Mahesh (PW-4), Kanhaiya Lal (PW5) and Satya Narayan (PW7) is ambulatory and vacillating and it is not safe to reply upon. Variations, infirmities, additions, and embellishments in the evidence of these witnesses are of such nature that could undermine the substratum of the prosecution case. The prosecution could only able to establish that an unruly mob of Muslims attacked the house of deceased but could not prove beyond reasonable doubt that the three appellants were the members of unruly mob and they inflicted injuries.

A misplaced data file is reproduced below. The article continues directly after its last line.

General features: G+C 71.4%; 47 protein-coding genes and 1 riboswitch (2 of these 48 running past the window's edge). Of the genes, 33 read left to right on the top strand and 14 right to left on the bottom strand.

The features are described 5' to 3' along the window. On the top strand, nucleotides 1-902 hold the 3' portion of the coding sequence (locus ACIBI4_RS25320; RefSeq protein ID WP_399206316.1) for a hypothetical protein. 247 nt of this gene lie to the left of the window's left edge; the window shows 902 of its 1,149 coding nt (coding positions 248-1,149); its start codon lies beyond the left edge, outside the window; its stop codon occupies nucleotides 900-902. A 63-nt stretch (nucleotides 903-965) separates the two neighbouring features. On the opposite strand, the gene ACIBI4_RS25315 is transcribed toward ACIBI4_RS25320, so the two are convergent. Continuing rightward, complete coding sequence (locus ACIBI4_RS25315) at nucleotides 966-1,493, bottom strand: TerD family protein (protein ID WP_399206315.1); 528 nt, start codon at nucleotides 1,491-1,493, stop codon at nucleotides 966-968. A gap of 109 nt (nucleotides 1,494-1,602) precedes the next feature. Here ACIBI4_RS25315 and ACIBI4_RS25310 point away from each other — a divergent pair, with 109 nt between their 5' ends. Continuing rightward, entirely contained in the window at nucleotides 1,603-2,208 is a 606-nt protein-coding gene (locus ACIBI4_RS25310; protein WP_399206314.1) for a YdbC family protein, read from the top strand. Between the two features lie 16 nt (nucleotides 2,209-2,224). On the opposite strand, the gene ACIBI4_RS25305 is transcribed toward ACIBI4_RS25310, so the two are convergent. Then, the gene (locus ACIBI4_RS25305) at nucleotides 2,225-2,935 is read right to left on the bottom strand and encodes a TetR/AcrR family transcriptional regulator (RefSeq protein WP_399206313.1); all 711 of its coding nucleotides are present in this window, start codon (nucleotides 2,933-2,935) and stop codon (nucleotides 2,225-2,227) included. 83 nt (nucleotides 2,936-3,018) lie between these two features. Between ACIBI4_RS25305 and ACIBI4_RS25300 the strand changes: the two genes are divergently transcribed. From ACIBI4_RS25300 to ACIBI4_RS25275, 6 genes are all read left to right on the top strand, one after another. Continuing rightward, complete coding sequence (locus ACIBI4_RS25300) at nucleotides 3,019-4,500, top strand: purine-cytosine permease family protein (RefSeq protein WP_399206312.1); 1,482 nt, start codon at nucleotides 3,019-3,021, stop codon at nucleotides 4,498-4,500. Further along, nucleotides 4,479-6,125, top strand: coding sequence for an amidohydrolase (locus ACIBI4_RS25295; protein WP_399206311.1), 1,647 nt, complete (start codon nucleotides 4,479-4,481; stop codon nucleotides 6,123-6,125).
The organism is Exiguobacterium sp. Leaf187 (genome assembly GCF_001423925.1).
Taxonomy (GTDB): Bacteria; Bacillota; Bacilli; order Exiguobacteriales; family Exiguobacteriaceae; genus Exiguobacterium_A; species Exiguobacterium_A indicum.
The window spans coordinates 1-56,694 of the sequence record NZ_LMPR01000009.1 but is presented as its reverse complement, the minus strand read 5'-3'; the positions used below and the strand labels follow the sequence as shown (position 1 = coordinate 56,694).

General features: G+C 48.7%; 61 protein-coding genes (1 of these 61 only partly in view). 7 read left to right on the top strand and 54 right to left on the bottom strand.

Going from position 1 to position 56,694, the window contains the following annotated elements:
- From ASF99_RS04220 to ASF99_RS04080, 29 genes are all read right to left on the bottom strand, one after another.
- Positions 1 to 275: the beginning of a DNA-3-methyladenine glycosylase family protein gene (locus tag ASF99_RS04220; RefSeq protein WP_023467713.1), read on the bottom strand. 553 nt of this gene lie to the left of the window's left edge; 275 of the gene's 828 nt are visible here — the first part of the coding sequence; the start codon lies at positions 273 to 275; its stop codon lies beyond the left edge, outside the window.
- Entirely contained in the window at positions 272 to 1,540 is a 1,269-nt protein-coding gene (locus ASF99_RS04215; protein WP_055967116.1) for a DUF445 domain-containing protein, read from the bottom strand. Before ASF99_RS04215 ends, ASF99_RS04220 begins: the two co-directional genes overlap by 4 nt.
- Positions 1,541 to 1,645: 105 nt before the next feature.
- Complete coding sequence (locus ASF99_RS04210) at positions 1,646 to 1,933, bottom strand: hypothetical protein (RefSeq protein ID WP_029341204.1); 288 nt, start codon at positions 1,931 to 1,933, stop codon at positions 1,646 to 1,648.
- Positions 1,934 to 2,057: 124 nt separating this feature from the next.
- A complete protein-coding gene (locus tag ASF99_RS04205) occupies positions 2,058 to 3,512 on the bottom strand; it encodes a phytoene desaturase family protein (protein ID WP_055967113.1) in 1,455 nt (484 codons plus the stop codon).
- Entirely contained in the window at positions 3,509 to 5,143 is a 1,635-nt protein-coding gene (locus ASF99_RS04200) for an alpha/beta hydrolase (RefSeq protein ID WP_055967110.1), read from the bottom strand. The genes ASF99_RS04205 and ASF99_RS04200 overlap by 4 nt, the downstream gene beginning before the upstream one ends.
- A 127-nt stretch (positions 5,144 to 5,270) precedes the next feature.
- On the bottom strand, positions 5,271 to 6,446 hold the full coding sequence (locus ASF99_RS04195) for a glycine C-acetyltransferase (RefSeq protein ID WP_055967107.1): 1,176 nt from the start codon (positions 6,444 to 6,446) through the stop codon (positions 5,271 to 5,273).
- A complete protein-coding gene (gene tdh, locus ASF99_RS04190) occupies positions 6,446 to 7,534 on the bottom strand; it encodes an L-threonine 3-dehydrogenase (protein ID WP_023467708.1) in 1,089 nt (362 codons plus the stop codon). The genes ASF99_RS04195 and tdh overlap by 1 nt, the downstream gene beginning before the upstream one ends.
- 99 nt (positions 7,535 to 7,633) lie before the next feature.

On examination of testimony of these three witnesses Mahesh (PW4), Kanhaiya Lal (PW5) and Satya Narayan (PW-7) from the point of view of trustworthiness we find it untruthful. Learned trial judge in our opinion did not properly appreciate the prosecution the evidence and committed illegality in convicting and sentencing the appellants.10. For these reasons we allow the instant appeals and set aside the judgment dated September 7, 1999 of the learned Special Judge Shri G.C. Sharma, Communal Riots and Man Singh Murder Case, Jaipur in Sessions Case No.1/1997. We acquit the appellants Abdul Zabbar, Afzal and Abdul Mannan of the charges under Sections 148, 302/149, 324/149 and 449 IPC. The appellants Abdul is on bail, he need not surrender and his bail bonds stand discharged. The appellants Abdul Zabbar and Afzal, who are in jail, shall be set at liberty forthwith, if not required to be detained in any other case." State of Rajasthan aggrieved by the said judgment of acquittal, preferred the present appeal before this Court.